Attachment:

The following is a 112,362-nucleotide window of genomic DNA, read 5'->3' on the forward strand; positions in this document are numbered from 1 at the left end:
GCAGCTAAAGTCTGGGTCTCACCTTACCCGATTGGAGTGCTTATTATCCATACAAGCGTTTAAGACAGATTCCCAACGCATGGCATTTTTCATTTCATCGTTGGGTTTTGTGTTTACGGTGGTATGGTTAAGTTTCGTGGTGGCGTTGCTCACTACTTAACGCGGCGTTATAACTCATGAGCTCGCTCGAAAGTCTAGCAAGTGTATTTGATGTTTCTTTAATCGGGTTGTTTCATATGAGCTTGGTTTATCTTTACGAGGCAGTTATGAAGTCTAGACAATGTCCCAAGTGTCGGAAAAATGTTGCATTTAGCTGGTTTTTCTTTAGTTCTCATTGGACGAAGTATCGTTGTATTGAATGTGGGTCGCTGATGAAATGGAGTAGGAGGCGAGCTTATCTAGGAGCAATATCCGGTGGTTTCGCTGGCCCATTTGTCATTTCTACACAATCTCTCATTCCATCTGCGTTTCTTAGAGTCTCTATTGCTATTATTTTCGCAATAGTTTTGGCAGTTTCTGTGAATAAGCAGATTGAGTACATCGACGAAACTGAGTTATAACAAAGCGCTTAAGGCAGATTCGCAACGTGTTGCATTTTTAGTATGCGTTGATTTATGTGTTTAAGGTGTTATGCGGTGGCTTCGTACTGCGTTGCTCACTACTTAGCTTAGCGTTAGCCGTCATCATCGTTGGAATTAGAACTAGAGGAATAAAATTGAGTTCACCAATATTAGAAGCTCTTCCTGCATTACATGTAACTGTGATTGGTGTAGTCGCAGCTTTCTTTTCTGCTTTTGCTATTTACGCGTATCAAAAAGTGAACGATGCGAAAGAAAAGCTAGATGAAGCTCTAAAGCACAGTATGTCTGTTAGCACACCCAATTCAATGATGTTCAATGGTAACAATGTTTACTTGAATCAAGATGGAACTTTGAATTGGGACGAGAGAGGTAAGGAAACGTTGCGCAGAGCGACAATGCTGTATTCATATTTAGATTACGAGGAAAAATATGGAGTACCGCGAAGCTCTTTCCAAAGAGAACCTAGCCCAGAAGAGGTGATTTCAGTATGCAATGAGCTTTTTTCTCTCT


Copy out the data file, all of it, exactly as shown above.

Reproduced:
The following is a 112,362-nucleotide window of genomic DNA, read 5'->3' on the forward strand; positions in this document are numbered from 1 at the left end:
GCAGCTAAAGTCTGGGTCTCACCTTACCCGATTGGAGTGCTTATTATCCATACAAGCGTTTAAGACAGATTCCCAACGCATGGCATTTTTCATTTCATCGTTGGGTTTTGTGTTTACGGTGGTATGGTTAAGTTTCGTGGTGGCGTTGCTCACTACTTAACGCGGCGTTATAACTCATGAGCTCGCTCGAAAGTCTAGCAAGTGTATTTGATGTTTCTTTAATCGGGTTGTTTCATATGAGCTTGGTTTATCTTTACGAGGCAGTTATGAAGTCTAGACAATGTCCCAAGTGTCGGAAAAATGTTGCATTTAGCTGGTTTTTCTTTAGTTCTCATTGGACGAAGTATCGTTGTATTGAATGTGGGTCGCTGATGAAATGGAGTAGGAGGCGAGCTTATCTAGGAGCAATATCCGGTGGTTTCGCTGGCCCATTTGTCATTTCTACACAATCTCTCATTCCATCTGCGTTTCTTAGAGTCTCTATTGCTATTATTTTCGCAATAGTTTTGGCAGTTTCTGTGAATAAGCAGATTGAGTACATCGACGAAACTGAGTTATAACAAAGCGCTTAAGGCAGATTCGCAACGTGTTGCATTTTTAGTATGCGTTGATTTATGTGTTTAAGGTGTTATGCGGTGGCTTCGTACTGCGTTGCTCACTACTTAGCTTAGCGTTAGCCGTCATCATCGTTGGAATTAGAACTAGAGGAATAAAATTGAGTTCACCAATATTAGAAGCTCTTCCTGCATTACATGTAACTGTGATTGGTGTAGTCGCAGCTTTCTTTTCTGCTTTTGCTATTTACGCGTATCAAAAAGTGAACGATGCGAAAGAAAAGCTAGATGAAGCTCTAAAGCACAGTATGTCTGTTAGCACACCCAATTCAATGATGTTCAATGGTAACAATGTTTACTTGAATCAAGATGGAACTTTGAATTGGGACGAGAGAGGTAAGGAAACGTTGCGCAGAGCGACAATGCTGTATTCATATTTAGATTACGAGGAAAAATATGGAGTACCGCGAAGCTCTTTCCAAAGAGAACCTAGCCCAGAAGAGGTGATTTCAGTATGCAATGAGCTTTTTTCTCTCT